Tuco, I like your analysis of The Searchers comedy and romance elements. The comedy especially, feels extremely dated and corny today. It really holds the film back for me. Your lists are all excellent and I agree with them for the most part. I haven't seen every film you listed, but I'm only missing 2 or 3. I really, really need to see McCabe and Mrs. Miller. I've heard great things about it, and I DVR'ed it recently. I should find time to watch it this weekend.

The Treasure of the Sierra Madre is one of my top 10 favorite films ever, but I wouldn't really call it a "true" Western. I'd argue for days that it is one of the best films ever made, but I won't make a case for it to be included as one of the best Westerns ever.


Wed Mar 04, 2009 11:41 am
Post Re: The Searchers
I noticed you didn’t mention Butch and Sundance. AFI said it was the 7th best western ever. I disagree with that and some of the film isn’t western at all. It’s definitely a great film though.

As far as the Wild Bunch being better then TG TB TU that’s a hard one. I would pick TG TB TU for 2 reasons: First is the scene were Tuco is running through the grave yard looking for Stanton’s grave with Ennio Morricone score playing in the back ground, second is the mexican standoff at the end with the classic Sergio extreem close ups and wide shots. These two scene are some of the best ever.

My problem with Once Upon a Time in the West is its length and the final shoot out. They walk around, scwint, strech, drink some cooffie and eat lunch before they fainly shoot it out. I know this is Sergio’s trade mark and im not saying a long build up to vilance is bad but that scene is to long.

Is Searchers picture a hundred times better on DVD?


Wed Mar 04, 2009 2:47 pm
Post Re: The Searchers
Hi PeachyPete

Sorry we've done a poor job responding to what is a very cool thread.

I'm envious of your class. i did one at college many years ago. Our was evening based and required that students watched a film during the week and came prepared to discuss it. i enjoyed those evenings so much. One of the best evenings was also a Western., Marlon Brando and Karl Malden in One Eyed Jacks

In terms of favorites I'm blown away by Tuco's list and it's hard to disagree with what he wrote..

Here are a few of mine and the list is very similar.
Unforgiven
Once upon A Time In The West
The Good the Bad and the Ugly
Treasure of Sierra Madre
High Noon
Pale Rider
The Quick and the Dead - me too, but i think it's a great western
There Will be Blood - I'm curious if you'd consider this to be a western? I'm not sure.
Days of heaven - A western?
Ox Bow Incident
For a Few Dollars More
Little Big Man
Rio Bravo

As for a favorite - Unforgiven
Rob


Wed Mar 04, 2009 4:15 pm
Post Re: The Searchers
gibttbm wrote:
I noticed you didn’t mention Butch and Sundance. AFI said it was the 7th best western ever. I disagree with that and some of the film isn’t western at all. It’s definitely a great film though.

As far as the Wild Bunch being better then TG TB TU that’s a hard one. I would pick TG TB TU for 2 reasons: First is the scene were Tuco is running through the grave yard looking for Stanton’s grave with Ennio Morricone score playing in the back ground, second is the mexican standoff at the end with the classic Sergio extreem close ups and wide shots. These two scene are some of the best ever.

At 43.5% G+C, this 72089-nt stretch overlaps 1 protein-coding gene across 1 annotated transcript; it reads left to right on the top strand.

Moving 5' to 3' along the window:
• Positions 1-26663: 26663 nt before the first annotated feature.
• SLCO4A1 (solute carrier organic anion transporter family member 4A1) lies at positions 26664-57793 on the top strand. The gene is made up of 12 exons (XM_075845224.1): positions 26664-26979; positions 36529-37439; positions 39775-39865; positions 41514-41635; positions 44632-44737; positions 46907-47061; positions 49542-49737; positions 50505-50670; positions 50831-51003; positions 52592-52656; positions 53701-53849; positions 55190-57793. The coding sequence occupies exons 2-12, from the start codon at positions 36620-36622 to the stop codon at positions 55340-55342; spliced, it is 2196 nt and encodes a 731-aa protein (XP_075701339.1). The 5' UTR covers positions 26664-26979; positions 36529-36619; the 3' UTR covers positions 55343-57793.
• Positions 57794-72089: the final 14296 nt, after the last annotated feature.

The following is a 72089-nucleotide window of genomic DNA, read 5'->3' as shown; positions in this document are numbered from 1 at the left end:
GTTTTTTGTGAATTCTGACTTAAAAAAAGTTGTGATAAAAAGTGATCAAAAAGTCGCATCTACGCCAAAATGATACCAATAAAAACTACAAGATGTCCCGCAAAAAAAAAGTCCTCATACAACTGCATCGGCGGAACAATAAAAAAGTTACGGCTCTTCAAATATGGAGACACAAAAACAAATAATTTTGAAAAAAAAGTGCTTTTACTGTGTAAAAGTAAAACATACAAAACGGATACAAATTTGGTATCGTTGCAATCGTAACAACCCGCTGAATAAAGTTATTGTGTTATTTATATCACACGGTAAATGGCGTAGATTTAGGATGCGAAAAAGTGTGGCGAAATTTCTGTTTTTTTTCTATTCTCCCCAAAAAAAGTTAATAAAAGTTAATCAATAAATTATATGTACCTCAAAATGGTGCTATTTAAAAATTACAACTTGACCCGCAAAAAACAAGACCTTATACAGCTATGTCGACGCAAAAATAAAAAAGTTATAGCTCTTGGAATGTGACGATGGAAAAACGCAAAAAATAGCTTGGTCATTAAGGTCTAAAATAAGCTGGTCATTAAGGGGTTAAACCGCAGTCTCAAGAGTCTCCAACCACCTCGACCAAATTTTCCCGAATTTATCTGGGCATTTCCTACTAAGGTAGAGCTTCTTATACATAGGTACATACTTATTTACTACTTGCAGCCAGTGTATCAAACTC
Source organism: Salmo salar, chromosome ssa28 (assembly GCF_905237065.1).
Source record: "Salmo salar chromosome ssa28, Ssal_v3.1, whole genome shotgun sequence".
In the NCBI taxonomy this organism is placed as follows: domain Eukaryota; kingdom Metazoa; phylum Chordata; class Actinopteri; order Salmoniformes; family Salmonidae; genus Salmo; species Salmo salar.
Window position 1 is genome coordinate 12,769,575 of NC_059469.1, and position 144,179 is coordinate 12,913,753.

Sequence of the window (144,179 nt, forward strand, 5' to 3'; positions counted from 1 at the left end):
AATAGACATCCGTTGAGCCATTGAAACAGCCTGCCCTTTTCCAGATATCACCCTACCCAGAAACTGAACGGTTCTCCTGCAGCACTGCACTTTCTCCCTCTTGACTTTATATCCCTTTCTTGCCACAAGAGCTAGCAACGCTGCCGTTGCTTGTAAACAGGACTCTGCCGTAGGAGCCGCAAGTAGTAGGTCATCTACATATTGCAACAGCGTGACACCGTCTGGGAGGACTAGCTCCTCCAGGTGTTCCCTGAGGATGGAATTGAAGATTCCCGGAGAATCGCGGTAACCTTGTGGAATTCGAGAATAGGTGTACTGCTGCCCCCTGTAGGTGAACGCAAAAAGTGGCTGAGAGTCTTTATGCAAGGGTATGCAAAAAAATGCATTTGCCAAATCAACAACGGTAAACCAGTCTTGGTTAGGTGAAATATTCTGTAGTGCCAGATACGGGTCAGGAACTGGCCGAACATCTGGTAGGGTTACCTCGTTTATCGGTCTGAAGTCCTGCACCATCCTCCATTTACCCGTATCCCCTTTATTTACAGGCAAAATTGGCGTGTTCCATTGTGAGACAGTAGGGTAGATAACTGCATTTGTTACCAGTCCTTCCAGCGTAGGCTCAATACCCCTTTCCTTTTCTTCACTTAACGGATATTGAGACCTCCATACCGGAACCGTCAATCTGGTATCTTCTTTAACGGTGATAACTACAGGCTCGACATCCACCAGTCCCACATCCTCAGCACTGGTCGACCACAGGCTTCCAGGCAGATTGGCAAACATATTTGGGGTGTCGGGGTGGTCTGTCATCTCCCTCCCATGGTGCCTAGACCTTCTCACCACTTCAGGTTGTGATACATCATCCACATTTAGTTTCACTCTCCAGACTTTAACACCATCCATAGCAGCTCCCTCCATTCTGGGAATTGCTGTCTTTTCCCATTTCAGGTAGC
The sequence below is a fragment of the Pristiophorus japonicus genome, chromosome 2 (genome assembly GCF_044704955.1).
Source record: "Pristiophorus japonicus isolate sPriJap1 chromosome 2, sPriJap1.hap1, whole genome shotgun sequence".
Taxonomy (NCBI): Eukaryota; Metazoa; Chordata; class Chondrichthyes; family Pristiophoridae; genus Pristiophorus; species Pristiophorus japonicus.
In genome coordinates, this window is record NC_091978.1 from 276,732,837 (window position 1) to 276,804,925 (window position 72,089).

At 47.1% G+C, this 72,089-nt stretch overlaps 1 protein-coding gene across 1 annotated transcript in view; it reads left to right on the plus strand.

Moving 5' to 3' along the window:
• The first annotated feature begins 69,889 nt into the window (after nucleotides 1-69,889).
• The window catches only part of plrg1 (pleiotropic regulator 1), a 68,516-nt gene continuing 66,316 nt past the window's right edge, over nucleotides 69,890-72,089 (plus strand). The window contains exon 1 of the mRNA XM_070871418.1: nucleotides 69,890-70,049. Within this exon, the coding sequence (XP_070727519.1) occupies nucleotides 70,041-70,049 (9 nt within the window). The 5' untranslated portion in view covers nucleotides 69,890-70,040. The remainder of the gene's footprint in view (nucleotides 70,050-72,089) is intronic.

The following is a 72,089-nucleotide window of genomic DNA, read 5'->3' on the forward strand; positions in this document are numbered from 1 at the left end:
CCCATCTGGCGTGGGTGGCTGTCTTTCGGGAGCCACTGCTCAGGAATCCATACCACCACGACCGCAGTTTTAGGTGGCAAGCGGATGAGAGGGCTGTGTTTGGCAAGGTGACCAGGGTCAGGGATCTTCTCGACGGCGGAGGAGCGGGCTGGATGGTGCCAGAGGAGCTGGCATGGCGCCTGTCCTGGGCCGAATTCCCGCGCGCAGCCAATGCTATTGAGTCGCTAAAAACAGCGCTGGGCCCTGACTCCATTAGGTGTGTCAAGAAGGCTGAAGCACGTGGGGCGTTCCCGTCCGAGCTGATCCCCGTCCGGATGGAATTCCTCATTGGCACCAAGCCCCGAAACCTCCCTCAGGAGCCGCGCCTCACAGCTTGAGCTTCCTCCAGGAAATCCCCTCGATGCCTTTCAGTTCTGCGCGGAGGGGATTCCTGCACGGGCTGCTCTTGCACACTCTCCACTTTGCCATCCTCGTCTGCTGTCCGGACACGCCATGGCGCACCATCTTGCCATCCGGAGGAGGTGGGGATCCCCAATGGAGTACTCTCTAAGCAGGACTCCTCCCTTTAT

My problem with Once Upon a Time in the West is its length and the final shoot out. They walk around, scwint, strech, drink some cooffie and eat lunch before they fainly shoot it out. I know this is Sergio’s trade mark and im not saying a long build up to vilance is bad but that scene is to long.

Is Searchers picture a hundred times better on DVD?


Don't get me wrong--I prefer TG TB TU over 'The Wild Bunch.' The best parts of the former surpass the best parts of the latter, including the scenes you mention. But I think 'The Wild Bunch,' also a great movie, has no real weaknesses. It's highs might not be as high, but it has almost no flaws, at least in my view.

As for 'The Searchers' on DVD, I just bought it on Blu Ray. The Cinematography is remarkable. I'd always been conscious of careful construction of the final scene, shot from within the cabin/home. Seeing it this way demonstrated that there are many many carefully constructed shots like that one. It's worth a rental, at least.


Wed Mar 04, 2009 6:14 pm
Post Re: The Searchers
Robert Holloway wrote:
Unforgiven
Once upon A Time In The West
The Good the Bad and the Ugly
Treasure of Sierra Madre
High Noon
Pale Rider
The Quick and the Dead - me too, but i think it's a great western
There Will be Blood - I'm curious if you'd consider this to be a western? I'm not sure.
Days of heaven - A western?
Ox Bow Incident
For a Few Dollars More
Little Big Man
Rio Bravo

As for a favorite - Unforgiven
Rob


Unforgiven is an excellent choice for a favorite. It's top 3 with me (along with TG TB TU and the Wild Bunch).

'There Will Be Blood' -- I'm not sure I'd call it a Western, but it's an interesting one to throw on there. Especially in light of having 'The Treasure of the Sierra Madre' on there. Sierra Madre seems to have the elements of a western but thematically it feels like a different animal. TWBB has some non-Western elements (I hadn't really thought of it that way before), but thematically, it lines right up with a lot of mainstream westerns. I'm going to have to watch it again.